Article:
Brussels debate on Northern Climate Change and the EU

The IPF was a partner in organising a high-level public debate on "Northern Climate Change and the Melting Polar Ice Cap: An EU Challenge?" held in Brussels on 27 March. The IPF worked with the Canadian Mission to the EU and the Friends of Europe organisation to put together an interesting discussion as part of Friends of Europe's Café Crossfire series of public debates on crucial public policy issues.

Over 100 people, including Members of the European Parliament, the Commission, the Belgian Federal Government administration, diplomats and NGOs came to La Bibliothèque Solvay, near the European Parliament, to hear four high-calibre speakers from very disparate parts of the climate change debate. These were:

  • Paul Okalik, Premier of Nunavut
  • Louis Fortier, Member of the Board of ArcticNet, Specialist on Arctic Climate Change and Professor at Laval University
  • Jacqueline McGlade, Executive Director, European Environment Agency (EEA)
  • Glenn Morris, Fellow, Royal Geographical Society

The debate recognised that safeguarding the Arctic's climate is a critically important part of moderating the global climate change which is already under way. Louis Fortier, invited at the IPF's suggestion, gave an excellent summary of the situation in the Arctic, pointing out that melting of sea-ice was gathering pace exponentially, not linearly, and that ice-free summers in the Arctic could arrive as early as 2030 (with worst case scenarios putting it at less than a decade away). Paul Okalik pointed out that whereas he was able to play ice hockey in October when growing up, Nunavut youth now had to wait until December. Jacqueline McGlade stated, very directly, that the adaptation policy challenges for the EU could be summed up as: drought and fires in Southern Europe; flooding in middle-Europe; and the melting permafrost in Northern Europe (and what that meant for building infrastructure). Glenn Morris gave an impassioned plea for urgent action to prevent the disappearance of unique Arctic environments.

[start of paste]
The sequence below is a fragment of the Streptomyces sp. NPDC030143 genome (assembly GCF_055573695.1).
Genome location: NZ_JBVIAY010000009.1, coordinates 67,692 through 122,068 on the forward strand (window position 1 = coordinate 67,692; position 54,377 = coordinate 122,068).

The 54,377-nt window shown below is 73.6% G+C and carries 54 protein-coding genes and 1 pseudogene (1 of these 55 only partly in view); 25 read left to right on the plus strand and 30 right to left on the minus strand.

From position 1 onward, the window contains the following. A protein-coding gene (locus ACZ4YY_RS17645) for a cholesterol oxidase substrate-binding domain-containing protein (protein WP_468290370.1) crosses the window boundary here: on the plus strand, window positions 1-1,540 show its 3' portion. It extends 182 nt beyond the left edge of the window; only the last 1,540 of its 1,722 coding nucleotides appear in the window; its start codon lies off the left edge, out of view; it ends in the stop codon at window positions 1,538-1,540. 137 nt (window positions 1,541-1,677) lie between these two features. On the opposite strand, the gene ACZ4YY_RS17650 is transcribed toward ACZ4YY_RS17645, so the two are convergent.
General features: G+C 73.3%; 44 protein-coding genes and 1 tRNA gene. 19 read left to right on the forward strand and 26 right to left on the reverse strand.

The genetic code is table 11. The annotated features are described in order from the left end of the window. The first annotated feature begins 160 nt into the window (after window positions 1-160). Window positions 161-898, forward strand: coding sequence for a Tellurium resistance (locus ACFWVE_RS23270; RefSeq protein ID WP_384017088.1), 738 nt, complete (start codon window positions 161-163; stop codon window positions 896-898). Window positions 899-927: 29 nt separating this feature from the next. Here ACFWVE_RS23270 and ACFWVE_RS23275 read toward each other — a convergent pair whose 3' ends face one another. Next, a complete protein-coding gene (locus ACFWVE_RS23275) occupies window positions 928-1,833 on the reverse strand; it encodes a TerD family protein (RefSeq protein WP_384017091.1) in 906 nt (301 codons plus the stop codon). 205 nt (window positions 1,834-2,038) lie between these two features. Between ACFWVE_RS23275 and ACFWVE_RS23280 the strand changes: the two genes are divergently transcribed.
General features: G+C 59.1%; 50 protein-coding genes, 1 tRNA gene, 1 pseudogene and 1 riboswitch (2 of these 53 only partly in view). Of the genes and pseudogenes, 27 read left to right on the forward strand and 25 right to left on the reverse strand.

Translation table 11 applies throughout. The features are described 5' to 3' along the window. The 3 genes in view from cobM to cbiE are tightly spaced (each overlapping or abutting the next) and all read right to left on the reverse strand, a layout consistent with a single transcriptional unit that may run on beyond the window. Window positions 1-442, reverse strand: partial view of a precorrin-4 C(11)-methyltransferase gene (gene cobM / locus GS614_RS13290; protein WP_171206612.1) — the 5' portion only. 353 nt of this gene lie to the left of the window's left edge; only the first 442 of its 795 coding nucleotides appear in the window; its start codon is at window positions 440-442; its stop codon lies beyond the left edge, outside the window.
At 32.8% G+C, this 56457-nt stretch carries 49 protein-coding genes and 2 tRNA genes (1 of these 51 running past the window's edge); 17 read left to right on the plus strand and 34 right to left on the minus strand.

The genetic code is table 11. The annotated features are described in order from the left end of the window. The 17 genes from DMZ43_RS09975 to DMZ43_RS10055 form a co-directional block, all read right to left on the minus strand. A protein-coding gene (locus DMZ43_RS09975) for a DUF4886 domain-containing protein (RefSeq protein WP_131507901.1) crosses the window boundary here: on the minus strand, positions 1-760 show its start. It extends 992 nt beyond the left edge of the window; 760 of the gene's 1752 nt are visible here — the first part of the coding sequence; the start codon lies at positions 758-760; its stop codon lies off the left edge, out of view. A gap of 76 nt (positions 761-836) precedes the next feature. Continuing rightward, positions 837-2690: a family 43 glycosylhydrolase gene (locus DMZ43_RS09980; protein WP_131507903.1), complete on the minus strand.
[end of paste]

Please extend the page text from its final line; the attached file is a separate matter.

The sense of urgency generated by these presentations flowed over into an energetic discussion of implications for international diplomacy and energy policy in the EU. There is little doubt that implications for climate change will be an important factor in EU energy policy considerations in coming months.

Ms Nighat Amin-Johnson, IPF Board Member, and Sir Andrew Burns, Member of the IPF-UK's Board of Trustees, participated for the IPF – both in the public debate and in the dinner discussion which followed for representatives of key organisations.